How many of them have $12k salary at age 30? This is actually the level of a T10 in Singapore, thus they fill the void with expensive material things.

  3. Plus even if u don’t attain FI, if u follow principles of FI, u will be in a better financial position ready to deal with life problems

    1. 100% agree Adeline is the winner. If she is earning $12k in a software firm and has 2 kids, I’m sure she married one of her colleagues who is earning a similar amount or maybe more (where got time for social life outside tech firm job). Combined $24k++ month salary, no problem raising 2 kids and hitting FI.

  4. Enjoyed this article and think it goes hand in hand with “How Much In Life Is Really Up To You?”

    1. *F.I.R.E* is not for the average person.

      The key word here is *early*

      However, financial independence at later age (50, 60, 70) is very much possible for the average person.

  5. Wants versus Needs – Yearns versus Necessity – all the above are first world problem issues…

    1. If you only have 1.2k now, pretty sure FIRE is at the last thing on your mind and doing it necessary to survive like all the elderly janitor/cleaner, security guards we often see…

  6. I think the idea of retire early is sold too much on hype and based on the idea that a successful FIRE is to retire in 30s if not 40s.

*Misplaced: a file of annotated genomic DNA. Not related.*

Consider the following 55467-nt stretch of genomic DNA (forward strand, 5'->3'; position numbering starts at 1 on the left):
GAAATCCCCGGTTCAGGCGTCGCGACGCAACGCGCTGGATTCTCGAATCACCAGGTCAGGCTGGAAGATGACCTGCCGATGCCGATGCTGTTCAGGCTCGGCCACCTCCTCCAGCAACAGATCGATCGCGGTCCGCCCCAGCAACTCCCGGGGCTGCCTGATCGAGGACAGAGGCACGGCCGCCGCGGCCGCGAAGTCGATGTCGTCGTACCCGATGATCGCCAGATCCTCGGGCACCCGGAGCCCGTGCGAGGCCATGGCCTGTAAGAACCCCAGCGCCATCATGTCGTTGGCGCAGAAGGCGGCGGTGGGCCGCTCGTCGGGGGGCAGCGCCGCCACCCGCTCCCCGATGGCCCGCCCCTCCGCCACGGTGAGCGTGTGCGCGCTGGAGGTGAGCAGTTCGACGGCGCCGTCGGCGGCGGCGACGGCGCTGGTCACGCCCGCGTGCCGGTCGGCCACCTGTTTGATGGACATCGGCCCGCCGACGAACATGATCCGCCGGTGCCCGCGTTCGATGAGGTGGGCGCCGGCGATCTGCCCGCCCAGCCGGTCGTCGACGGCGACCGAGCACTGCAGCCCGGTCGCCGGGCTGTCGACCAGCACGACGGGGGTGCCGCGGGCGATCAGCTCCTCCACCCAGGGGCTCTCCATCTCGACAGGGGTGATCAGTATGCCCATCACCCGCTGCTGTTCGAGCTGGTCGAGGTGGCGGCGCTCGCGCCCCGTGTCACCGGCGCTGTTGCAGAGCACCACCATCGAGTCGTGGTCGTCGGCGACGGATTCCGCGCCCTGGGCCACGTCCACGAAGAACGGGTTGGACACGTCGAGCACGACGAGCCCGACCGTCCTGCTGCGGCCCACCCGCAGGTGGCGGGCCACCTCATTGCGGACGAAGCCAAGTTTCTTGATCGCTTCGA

But like if u retire at 50s or 55 or say at the point of 60, like isnt that still early? FIRE is to get there early, but is FI at 65 not good enough?
    Consider this.. within say the ASEAN region, how many of our global peers have 1) disposable income to invest and 2) a system like CPF that aids in retirement planning?
    I dont mean this in a condescending way, but some degree of perspective would surely help in appreciating what we have and what we are able to obtain in Singapore.

  7. Thanks for this article! Validates some of my choices that I have doubts about sometimes. At the same time, gives a better perspective that could be helpful to make informed decisions. Thank you!